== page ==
Rappahannock Legal Services, Inc. will hold a resource fair and offer free wills-for-seniors sessions at the England Run Branch on Monday, May 16, from 9:30 - 3:00. Seniors over 60 who are interested in participating in these one-on-one sessions are required to preregister as space is limited. For eligiblity and screening, please contact Carolyn Ross at 540-371-1105, ext. 111 or email@example.com. Looking for general information about wills? Check out our resource list, Writing Your Will.
The Senior Resource Fair is open to all and will include representatives from Rappahannock Legal Services, Rappahannock Area Agency on Aging, the disAbility Resource Center, and Quin Rivers (housing, finances, physical and mental well-being). Steven Scheibe from AARP/Triad will also be on hand to answer questions.
You’ve probably heard the rumors, the ones that say that libraries and print books aren’t as popular as they once were, but as the oft mangled quote from Mark Twain says, “The report of my death was an exaggeration.” A not too long ago study by the Pew Research Center on the Future of Libraries, reinforces our experiences.
American counterculture hit the mainstream in the 1960s, but it had already been stewing for over a decade with the Beat generation. This group of novelists, poets, and playwrights pushed against the norms of Eisenhower's post-war optimism to reveal a different side to the nation.
April is National Poetry Month, which is a perfect time to highlight all the amazing poetry that is out there, but . . . UGH . . . POETRY. At least, that’s how I used to feel. When I was a kid I LOVED poetry, especially Shel Silverstein. But as I got older, and school started requiring me to think about the poetry we were reading and what the deeper meaning might be, I started to resent it. I mean, couldn’t I just ENJOY the poetry instead of trying to decipher how the poet might have been feeling when he wrote it? Apparently not.
Then I started working as a youth services librarian, and I was introduced to novels in verse. All of those middle school and high school memories came flooding back, and I wanted nothing to do with it. Until I read one. Then I read another and another. Finally, I realized I LOVED novels in verse! Why? Because they are complete stories told through a collection of poetry. Poetry rarely takes up a whole page, which made the books super fast to read! It also amazed me how by simply changing the spacing or even font size within a poem an additional meaning was made clear.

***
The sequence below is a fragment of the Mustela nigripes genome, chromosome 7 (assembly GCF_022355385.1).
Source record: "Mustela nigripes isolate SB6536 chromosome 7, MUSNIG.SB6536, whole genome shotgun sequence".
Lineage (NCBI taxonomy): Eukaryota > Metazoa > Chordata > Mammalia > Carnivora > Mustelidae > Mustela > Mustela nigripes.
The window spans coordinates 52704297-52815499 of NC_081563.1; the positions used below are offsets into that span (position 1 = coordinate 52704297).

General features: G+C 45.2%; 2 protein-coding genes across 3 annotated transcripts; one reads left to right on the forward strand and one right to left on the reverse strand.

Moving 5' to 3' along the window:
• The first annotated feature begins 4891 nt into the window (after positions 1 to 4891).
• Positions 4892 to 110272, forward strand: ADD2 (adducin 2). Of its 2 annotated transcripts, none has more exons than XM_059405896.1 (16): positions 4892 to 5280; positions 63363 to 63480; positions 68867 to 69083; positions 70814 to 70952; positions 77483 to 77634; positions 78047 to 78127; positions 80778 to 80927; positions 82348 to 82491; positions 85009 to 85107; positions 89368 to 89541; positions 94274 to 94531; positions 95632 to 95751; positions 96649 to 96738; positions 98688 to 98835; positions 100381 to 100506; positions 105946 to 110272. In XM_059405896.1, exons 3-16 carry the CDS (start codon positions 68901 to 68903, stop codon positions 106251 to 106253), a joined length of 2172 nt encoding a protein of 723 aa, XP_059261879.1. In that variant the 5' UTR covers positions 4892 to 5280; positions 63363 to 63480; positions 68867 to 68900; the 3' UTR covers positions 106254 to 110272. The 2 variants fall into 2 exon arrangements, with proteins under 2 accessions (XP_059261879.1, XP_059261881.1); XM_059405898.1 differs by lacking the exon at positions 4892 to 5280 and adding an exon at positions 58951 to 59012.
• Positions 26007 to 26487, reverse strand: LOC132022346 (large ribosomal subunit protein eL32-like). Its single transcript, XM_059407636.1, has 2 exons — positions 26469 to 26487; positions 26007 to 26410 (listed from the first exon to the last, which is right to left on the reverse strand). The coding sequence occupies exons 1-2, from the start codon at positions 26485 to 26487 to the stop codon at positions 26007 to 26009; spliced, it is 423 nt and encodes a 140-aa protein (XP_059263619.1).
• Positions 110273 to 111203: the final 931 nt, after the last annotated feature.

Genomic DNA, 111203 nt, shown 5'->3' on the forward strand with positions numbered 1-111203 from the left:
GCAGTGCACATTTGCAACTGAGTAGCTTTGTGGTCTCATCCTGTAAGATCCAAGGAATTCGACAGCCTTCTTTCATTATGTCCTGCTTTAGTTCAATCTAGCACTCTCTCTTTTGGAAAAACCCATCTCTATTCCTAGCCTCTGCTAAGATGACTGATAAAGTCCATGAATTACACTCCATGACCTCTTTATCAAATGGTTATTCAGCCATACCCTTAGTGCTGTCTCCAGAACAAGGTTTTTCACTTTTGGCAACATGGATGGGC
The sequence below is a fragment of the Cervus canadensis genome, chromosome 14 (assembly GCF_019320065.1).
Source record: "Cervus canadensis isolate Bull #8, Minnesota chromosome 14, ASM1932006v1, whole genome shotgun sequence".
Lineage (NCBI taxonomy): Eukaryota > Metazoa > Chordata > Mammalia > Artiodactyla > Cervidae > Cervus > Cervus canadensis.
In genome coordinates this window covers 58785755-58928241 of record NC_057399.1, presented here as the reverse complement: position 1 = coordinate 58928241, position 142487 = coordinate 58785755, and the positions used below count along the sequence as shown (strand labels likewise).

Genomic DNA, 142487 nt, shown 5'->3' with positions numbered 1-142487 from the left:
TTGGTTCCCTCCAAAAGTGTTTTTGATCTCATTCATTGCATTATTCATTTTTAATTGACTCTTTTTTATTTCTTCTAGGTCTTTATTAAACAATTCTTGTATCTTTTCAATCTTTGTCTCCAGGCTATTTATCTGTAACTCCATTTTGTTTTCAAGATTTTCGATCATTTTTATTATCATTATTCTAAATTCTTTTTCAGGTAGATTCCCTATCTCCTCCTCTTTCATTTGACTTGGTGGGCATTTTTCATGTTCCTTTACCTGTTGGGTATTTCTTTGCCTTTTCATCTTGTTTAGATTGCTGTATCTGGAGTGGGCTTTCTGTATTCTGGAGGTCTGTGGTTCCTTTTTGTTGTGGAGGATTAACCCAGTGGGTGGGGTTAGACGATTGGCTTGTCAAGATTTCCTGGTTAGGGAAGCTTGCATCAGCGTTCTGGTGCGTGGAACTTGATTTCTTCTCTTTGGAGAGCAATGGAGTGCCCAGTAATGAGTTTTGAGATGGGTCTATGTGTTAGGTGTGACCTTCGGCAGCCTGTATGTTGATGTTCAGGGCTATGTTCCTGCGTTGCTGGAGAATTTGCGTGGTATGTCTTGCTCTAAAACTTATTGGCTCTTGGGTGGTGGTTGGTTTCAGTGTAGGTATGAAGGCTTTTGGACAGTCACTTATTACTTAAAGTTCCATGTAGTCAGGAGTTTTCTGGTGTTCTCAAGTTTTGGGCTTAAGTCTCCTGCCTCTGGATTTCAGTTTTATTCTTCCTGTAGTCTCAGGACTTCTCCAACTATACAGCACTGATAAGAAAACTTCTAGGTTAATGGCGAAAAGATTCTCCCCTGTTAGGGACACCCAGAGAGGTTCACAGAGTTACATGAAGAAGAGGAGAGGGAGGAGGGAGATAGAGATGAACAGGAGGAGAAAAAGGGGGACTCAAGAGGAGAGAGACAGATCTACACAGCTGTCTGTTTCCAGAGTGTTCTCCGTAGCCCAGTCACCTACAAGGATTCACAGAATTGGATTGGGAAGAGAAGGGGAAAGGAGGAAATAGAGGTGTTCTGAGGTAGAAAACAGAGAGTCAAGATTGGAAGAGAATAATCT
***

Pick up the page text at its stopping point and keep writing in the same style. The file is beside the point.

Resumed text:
Thank you for the opportunity to participate in Guest Picks for the library. I am generally reading one or two books at a time, and, as a family, we emphasize reading with our girls by reading nightly. I also enjoy challenging our oldest daughter (6-years-old) to help me find at least one "positive" story in the daily newspaper. My reading usually focuses on professional development (typically finance and investment-related books) and personal growth, often autobiographies, and personal coaching types of books to help elevate my performance in all areas of life.
About this time seventeen years ago, I made a decision that changed my life and the lives of my children forever. I decided to homeschool. It was the best choice at that point in our lives, and although I have reconsidered our decision several times since, I always come back to the fact that homeschooling just works for us. Presently, two of my boys have graduated and are out in the wide world, and my youngest son will be done with high school at the end of next year.
I learned many things over the years—Latin, logic and rhetoric, how to teach reading to children with different gifting and abilities, how to juggle three grades of math instruction at once, how to teach writing and conduct science labs at home, and many other subjects and skills. Throughout our time of learning at home, we’ve had a lot of help from a number of people and organizations, but the place where we received much of our information and materials was our local library.
In Shakespeare for Beginners, I listed various books and resources I like to use to help in reading Shakespeare’s plays. However, one of the best accompaniments to reading his plays is watching one or more of the movies or stage productions.
When I studied Shakespeare in college, one of the requirements of the class was to watch each of the plays we were studying. Although I had seen a couple of live productions, I had never seen a Shakespeare film, but since it was required, I dutifully checked out my first Shakespeare video, Richard II. I was entranced. With facial expressions, props, costumes, and even the way the actors said their parts, I was drawn into the action of the play even more than when I had read it.
A Welcome from Library Director Martha Hutzel:
“The CRRL is very happy to offer to the community a more spacious and attractive local genealogy room, complete with historical records, beautiful, museum-quality historical wall panels, an attractive work space and free computers and databases for research. Please stop by any time we are open!"
Nancy Moore, the library's Virginiana Room Manager, has been awarded Historic Fredericksburg Foundation, Inc.'s President's Exceptional Service Award.
The award is in recognition of Nancy's multi-faceted work to support Fredericksburg's historic preservation efforts. This includes her career reporting for The Free Lance-Star newspaper documenting and publicizing preservation issues, working on the city's Memorials Advisory Commission, preserving the Mary Washington Monument, and her work in CRRL's Virginiana Room.